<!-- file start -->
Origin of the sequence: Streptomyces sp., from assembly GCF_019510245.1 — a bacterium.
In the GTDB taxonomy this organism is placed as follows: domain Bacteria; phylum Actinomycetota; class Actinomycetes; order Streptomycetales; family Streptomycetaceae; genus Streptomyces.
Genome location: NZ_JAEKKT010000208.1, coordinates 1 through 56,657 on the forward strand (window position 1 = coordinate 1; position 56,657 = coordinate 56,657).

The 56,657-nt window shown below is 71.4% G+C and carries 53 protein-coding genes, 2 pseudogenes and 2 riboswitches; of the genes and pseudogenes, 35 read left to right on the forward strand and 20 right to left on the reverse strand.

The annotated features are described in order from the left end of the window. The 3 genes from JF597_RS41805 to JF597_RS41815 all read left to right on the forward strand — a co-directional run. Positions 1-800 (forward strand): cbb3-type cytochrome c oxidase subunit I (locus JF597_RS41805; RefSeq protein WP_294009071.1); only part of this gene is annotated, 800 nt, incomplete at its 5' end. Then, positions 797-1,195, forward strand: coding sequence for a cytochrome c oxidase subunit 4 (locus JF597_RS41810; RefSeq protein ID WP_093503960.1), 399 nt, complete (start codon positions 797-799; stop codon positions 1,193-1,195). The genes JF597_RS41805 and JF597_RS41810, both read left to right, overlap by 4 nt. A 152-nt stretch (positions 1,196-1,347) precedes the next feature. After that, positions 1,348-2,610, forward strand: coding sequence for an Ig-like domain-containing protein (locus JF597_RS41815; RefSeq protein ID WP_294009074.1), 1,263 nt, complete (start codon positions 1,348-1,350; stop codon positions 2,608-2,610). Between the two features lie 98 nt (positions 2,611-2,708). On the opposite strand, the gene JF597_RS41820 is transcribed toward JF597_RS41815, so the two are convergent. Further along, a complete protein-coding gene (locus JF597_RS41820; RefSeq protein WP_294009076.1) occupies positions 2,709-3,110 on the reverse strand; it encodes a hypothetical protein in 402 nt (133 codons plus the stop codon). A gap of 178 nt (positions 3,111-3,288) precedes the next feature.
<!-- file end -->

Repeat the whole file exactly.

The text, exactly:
Origin of the sequence: Streptomyces sp., from assembly GCF_019510245.1 — a bacterium.
In the GTDB taxonomy this organism is placed as follows: domain Bacteria; phylum Actinomycetota; class Actinomycetes; order Streptomycetales; family Streptomycetaceae; genus Streptomyces.
Genome location: NZ_JAEKKT010000208.1, coordinates 1 through 56,657 on the forward strand (window position 1 = coordinate 1; position 56,657 = coordinate 56,657).

The 56,657-nt window shown below is 71.4% G+C and carries 53 protein-coding genes, 2 pseudogenes and 2 riboswitches; of the genes and pseudogenes, 35 read left to right on the forward strand and 20 right to left on the reverse strand.

The annotated features are described in order from the left end of the window. The 3 genes from JF597_RS41805 to JF597_RS41815 all read left to right on the forward strand — a co-directional run. Positions 1-800 (forward strand): cbb3-type cytochrome c oxidase subunit I (locus JF597_RS41805; RefSeq protein WP_294009071.1); only part of this gene is annotated, 800 nt, incomplete at its 5' end. Then, positions 797-1,195, forward strand: coding sequence for a cytochrome c oxidase subunit 4 (locus JF597_RS41810; RefSeq protein ID WP_093503960.1), 399 nt, complete (start codon positions 797-799; stop codon positions 1,193-1,195). The genes JF597_RS41805 and JF597_RS41810, both read left to right, overlap by 4 nt. A 152-nt stretch (positions 1,196-1,347) precedes the next feature. After that, positions 1,348-2,610, forward strand: coding sequence for an Ig-like domain-containing protein (locus JF597_RS41815; RefSeq protein ID WP_294009074.1), 1,263 nt, complete (start codon positions 1,348-1,350; stop codon positions 2,608-2,610). Between the two features lie 98 nt (positions 2,611-2,708). On the opposite strand, the gene JF597_RS41820 is transcribed toward JF597_RS41815, so the two are convergent. Further along, a complete protein-coding gene (locus JF597_RS41820; RefSeq protein WP_294009076.1) occupies positions 2,709-3,110 on the reverse strand; it encodes a hypothetical protein in 402 nt (133 codons plus the stop codon). A gap of 178 nt (positions 3,111-3,288) precedes the next feature.